The Giants' 17-14 upset win drew an average of 97.5 million viewers, according to A.C. Nielsen, topping the old record average of 94.1 million. That was set in Super Bowl XXX in 1996, when Dallas beat Pittsburgh 27-17.
Was it the pursuit of perfection or the rooting interest in the underdog? Probably, it was both. In any event, Sunday night's Super Bowl was the most-watched, ever, in terms of the number of viewers who watched at least six minutes of the broadcast, according to A.C. Nielsen.
Super Bowl XLII attracted 148.3 million total viewers, topping the old record of 144.4 million for Super Bowl XXXVIII in 2004, when New England beat Carolina 32-29 on a last-second field goal by Adam Vinatieri. (Total TV audience is defined as viewers watching the game for at least six minutes.)
While last night's game fell well short of the game's Nielsen ratings peak of 49.1 set in 1982, when the 49ers beat the Bengals, 26-21, in Super Bowl XVI, its 43.2 rating was the highest since Super Bowl XXXIV in 2000, when the Rams beat the Titans 23-16. (Ratings measure the portion of total TV households watching a program, as opposed to total numbers of viewers.)
"All the elements were there," said David Carter, executive director of the University of Southern California's Sports Business Institute, rattling off the factors: unbeaten Patriots, "name" quarterbacks and big media markets (No. 1 New York and No. 7 Boston, whose Patriots may have lost the game but whose Nielsens led all U.S. cities, with a 55.6 rating). "The more fragmented television has become, the more the remaining big events that combine sports and entertainment and drama has really driven interest."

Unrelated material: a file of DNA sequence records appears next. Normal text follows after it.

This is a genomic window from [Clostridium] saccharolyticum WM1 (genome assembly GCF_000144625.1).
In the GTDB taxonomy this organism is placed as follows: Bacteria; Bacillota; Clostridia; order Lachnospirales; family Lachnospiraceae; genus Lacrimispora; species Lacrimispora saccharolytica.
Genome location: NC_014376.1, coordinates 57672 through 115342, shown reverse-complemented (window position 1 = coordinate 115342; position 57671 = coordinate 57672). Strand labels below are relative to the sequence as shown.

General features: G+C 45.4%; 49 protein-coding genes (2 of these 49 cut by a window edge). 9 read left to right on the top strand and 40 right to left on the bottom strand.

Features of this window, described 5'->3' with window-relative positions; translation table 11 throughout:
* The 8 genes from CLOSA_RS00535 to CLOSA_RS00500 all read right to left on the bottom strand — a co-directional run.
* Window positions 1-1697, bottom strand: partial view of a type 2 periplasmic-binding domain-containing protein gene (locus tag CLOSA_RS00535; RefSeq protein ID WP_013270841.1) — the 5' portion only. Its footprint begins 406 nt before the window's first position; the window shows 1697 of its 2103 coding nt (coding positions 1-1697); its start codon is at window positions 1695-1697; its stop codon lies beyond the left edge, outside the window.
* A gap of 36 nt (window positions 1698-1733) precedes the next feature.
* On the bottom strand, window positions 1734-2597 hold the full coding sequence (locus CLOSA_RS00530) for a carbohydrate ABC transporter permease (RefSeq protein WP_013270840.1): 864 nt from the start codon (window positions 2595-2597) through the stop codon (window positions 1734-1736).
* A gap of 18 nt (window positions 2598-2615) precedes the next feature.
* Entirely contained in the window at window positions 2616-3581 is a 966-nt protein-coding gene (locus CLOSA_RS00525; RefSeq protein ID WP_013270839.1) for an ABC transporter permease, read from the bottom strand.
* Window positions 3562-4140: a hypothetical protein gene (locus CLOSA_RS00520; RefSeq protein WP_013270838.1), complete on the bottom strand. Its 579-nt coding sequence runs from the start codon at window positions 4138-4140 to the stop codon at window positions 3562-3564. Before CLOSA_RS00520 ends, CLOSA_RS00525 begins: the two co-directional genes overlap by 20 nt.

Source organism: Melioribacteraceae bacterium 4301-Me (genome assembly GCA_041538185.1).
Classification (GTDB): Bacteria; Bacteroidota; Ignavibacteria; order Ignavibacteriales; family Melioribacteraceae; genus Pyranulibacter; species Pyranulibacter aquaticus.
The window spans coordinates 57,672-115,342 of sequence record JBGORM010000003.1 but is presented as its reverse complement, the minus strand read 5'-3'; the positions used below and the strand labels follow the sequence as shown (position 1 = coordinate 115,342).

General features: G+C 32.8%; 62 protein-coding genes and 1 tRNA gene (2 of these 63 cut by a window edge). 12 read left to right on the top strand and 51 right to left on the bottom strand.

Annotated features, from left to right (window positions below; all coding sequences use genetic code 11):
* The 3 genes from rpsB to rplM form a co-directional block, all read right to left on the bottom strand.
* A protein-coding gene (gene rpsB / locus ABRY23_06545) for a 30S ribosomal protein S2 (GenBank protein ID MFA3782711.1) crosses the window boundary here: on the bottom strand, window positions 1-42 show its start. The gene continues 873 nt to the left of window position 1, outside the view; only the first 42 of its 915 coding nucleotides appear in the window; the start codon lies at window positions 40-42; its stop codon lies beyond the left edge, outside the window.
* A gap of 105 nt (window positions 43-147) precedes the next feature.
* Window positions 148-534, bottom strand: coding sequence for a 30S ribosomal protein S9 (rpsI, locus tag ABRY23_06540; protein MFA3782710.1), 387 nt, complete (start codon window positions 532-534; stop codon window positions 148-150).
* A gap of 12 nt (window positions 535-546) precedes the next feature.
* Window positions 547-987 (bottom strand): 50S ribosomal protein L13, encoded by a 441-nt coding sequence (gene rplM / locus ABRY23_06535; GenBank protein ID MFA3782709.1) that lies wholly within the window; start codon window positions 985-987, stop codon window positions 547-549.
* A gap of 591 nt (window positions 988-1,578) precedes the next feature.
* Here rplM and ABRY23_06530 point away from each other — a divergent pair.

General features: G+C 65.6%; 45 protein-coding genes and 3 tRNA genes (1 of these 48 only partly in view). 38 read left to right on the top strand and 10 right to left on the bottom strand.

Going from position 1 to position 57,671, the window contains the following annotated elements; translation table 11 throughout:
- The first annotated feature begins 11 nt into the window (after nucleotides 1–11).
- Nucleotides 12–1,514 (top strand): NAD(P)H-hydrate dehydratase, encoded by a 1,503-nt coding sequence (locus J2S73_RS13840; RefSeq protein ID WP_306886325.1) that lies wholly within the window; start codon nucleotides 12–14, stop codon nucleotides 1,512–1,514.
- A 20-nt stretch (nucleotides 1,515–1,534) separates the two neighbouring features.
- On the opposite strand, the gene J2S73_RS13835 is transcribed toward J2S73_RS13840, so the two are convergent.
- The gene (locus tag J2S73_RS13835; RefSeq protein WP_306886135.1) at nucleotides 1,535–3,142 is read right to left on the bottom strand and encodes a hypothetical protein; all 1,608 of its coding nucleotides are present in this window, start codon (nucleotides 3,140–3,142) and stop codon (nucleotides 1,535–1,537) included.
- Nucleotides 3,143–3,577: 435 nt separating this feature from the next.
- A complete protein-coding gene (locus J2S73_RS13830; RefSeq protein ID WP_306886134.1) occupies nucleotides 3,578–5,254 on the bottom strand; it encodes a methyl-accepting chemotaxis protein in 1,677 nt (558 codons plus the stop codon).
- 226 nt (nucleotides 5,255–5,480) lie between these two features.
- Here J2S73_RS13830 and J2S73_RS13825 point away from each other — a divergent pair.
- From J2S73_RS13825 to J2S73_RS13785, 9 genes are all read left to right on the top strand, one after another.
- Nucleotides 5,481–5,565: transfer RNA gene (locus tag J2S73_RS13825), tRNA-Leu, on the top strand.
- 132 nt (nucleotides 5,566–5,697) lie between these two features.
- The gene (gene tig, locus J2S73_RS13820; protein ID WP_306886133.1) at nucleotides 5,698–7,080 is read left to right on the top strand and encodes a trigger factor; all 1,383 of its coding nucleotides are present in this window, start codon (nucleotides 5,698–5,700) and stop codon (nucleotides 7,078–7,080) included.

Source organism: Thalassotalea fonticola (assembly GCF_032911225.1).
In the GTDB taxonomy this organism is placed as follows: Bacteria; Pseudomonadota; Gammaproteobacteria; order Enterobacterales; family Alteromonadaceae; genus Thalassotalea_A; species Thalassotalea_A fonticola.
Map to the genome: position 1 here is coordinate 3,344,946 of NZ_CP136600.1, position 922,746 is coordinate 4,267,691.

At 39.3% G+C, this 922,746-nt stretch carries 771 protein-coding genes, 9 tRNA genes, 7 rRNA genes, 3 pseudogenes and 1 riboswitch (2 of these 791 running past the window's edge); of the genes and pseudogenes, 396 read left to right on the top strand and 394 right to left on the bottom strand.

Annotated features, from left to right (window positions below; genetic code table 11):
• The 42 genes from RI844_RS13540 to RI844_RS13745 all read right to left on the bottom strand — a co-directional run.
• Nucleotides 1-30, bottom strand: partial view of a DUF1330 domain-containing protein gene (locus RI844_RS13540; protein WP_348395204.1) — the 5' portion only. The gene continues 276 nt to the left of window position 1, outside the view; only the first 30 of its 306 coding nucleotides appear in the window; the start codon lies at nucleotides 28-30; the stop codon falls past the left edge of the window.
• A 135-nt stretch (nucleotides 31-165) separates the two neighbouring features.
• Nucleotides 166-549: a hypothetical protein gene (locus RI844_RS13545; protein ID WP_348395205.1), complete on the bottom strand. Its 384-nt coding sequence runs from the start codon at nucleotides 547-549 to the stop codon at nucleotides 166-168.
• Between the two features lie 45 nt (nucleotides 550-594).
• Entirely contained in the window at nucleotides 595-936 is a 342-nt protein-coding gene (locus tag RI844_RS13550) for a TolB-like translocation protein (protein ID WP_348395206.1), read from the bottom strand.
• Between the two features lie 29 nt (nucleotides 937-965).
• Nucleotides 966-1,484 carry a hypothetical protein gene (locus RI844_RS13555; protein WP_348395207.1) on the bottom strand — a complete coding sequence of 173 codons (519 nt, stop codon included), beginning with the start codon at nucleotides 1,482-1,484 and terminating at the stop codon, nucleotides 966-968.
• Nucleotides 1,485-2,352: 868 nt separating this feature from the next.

The capping element was a gripping game. Super Bowl XLII began with a huge audience (the highest-rated first 30 minutes in eight years) that just kept building, to 105.7 million viewers between 9:30 and 10 p.m. ET, as the lead changed hands three times in the fourth quarter.
Who watched where?
Interestingly enough, New York City wasn't among the metropolitan areas most-glued to TV sets for the Giants' win, according to NFL numbers.
That made the championship thriller the second-most-watched show in American broadcast history, behind only the last episode of M*A*S*H in 1983. Some 63.9 million viewers then stayed tuned to watch confetti fly and speeches flow, making this the most-watched postgame show in 10 years.
Can next year's Super Bowl hope to put up these kinds of numbers? Probably not, says Robert Seidman, whose Web site, TVbythenumbers.com, tracks and analyzes Nielsen ratings.
"This matchup was special, in terms of history. The game went down to the wire, and the game still only did 5 to 6 percent better than last year," he says, referring to the Colts-Bears game whose audience was 93.2 million.
Seidman says it's amazing for any sports event to recapture or surpass audience levels of a decade or more ago, but in an age of declining ratings, "I'd be surprised if next year's game doesn't revert back to the levels of recent years."
John Helyar is a senior writer for ESPN.com and ESPN The Magazine. He previously covered the business of sports for The Wall Street Journal and Fortune magazine and is the author of "Lords of the Realm: The Real History of Baseball."